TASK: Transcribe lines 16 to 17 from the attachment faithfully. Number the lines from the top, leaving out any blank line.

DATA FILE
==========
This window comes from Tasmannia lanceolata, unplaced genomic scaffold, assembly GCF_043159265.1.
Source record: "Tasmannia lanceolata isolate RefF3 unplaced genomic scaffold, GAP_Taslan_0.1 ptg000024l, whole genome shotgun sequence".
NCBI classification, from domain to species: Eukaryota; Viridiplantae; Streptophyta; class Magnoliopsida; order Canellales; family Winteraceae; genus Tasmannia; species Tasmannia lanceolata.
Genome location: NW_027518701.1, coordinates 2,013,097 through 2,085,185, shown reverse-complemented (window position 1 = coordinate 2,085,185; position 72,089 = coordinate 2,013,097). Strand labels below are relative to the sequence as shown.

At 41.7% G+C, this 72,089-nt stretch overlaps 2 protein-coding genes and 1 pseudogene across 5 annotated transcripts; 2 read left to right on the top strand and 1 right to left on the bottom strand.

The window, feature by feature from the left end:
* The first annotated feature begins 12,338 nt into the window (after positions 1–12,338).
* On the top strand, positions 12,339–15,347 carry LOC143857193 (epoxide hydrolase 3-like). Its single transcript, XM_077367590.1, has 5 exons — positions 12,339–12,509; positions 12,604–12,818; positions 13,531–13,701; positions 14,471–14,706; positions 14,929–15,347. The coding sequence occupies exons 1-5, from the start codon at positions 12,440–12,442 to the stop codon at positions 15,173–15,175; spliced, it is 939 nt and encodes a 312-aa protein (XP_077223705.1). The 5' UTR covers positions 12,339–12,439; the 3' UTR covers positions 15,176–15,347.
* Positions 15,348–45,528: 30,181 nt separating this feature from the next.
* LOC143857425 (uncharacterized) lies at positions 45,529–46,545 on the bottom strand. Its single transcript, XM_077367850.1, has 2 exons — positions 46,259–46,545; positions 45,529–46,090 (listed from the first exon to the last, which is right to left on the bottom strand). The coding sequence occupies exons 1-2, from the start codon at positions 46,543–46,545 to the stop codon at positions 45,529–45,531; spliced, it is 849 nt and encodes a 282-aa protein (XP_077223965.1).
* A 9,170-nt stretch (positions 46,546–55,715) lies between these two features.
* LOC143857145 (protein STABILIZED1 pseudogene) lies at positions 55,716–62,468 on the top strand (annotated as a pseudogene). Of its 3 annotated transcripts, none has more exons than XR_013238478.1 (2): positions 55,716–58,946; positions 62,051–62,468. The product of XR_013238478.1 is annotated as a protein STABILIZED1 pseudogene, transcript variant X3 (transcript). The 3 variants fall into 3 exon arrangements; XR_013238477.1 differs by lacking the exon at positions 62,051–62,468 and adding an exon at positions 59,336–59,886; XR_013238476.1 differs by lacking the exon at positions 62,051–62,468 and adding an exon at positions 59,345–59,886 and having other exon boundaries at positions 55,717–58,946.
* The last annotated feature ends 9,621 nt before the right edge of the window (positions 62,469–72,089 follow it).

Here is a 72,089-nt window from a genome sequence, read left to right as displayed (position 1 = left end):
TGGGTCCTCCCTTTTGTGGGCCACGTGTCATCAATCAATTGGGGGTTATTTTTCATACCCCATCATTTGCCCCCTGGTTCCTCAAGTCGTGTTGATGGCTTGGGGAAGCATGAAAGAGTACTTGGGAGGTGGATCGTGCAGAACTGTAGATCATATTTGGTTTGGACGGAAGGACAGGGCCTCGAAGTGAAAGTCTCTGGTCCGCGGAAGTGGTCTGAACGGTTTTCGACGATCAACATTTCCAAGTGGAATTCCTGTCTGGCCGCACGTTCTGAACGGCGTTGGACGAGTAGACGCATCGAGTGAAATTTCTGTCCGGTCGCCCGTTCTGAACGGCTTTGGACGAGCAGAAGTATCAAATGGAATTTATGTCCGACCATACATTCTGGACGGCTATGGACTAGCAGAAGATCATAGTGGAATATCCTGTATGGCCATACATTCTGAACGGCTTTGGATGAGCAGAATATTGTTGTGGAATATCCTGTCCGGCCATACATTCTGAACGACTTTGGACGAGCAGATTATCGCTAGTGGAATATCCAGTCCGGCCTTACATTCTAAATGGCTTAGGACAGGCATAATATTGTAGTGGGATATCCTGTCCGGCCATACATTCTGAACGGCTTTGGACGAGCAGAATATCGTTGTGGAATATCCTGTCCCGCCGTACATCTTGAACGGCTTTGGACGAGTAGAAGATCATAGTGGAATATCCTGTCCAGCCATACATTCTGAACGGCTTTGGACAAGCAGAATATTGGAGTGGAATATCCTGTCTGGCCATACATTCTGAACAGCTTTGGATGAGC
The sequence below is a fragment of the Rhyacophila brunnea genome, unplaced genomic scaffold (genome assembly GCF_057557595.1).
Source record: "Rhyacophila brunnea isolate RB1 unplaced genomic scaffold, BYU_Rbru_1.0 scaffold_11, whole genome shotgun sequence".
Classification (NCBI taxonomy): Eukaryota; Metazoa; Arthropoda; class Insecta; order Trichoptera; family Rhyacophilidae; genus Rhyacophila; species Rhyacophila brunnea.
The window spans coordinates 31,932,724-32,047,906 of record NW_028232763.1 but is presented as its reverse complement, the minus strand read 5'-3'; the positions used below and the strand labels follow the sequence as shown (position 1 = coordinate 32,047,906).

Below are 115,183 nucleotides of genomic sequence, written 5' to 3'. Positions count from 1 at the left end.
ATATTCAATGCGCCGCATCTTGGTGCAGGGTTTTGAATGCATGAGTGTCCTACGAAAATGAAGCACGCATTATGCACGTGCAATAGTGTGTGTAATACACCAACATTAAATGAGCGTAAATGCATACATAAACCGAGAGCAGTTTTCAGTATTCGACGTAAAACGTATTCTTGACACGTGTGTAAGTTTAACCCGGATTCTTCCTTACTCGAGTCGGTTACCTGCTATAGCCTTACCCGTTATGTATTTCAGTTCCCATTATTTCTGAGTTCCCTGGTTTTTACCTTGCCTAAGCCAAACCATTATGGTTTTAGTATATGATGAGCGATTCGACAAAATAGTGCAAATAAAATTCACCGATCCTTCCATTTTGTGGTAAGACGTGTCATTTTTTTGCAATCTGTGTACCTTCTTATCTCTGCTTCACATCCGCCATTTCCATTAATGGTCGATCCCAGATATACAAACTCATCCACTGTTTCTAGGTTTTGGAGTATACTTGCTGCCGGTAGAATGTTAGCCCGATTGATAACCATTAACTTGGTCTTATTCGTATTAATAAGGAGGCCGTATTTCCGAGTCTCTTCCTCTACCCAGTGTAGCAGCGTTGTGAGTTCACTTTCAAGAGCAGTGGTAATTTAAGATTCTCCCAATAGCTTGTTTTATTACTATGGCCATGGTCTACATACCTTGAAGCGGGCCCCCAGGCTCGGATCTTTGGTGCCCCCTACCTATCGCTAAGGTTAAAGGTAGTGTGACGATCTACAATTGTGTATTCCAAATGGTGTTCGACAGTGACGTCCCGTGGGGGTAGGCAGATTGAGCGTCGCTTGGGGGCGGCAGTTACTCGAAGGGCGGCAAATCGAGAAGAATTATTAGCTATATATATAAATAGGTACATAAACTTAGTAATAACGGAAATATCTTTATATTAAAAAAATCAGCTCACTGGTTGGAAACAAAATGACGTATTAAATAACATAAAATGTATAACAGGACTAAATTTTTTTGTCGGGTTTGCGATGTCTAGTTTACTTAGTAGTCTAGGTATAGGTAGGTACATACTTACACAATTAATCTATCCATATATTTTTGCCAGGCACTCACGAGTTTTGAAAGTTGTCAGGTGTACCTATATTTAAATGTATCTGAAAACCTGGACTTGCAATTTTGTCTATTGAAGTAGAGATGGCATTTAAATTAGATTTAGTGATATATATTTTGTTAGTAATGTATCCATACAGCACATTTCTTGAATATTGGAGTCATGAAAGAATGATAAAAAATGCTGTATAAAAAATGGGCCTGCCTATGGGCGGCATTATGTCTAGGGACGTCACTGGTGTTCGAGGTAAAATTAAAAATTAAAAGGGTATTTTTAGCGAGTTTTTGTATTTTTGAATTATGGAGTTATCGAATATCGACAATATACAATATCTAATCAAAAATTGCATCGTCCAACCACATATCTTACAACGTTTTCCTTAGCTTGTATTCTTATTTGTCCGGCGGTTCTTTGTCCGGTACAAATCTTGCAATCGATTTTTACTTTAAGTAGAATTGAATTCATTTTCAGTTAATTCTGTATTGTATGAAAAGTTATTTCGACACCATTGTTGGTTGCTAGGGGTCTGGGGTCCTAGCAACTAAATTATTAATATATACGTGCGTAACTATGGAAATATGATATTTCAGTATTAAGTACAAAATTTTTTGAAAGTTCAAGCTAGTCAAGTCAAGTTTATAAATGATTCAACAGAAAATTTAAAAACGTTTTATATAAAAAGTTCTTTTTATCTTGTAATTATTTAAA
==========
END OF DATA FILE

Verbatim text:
The sequence below is a fragment of the Rhyacophila brunnea genome, unplaced genomic scaffold (genome assembly GCF_057557595.1).
Source record: "Rhyacophila brunnea isolate RB1 unplaced genomic scaffold, BYU_Rbru_1.0 scaffold_11, whole genome shotgun sequence".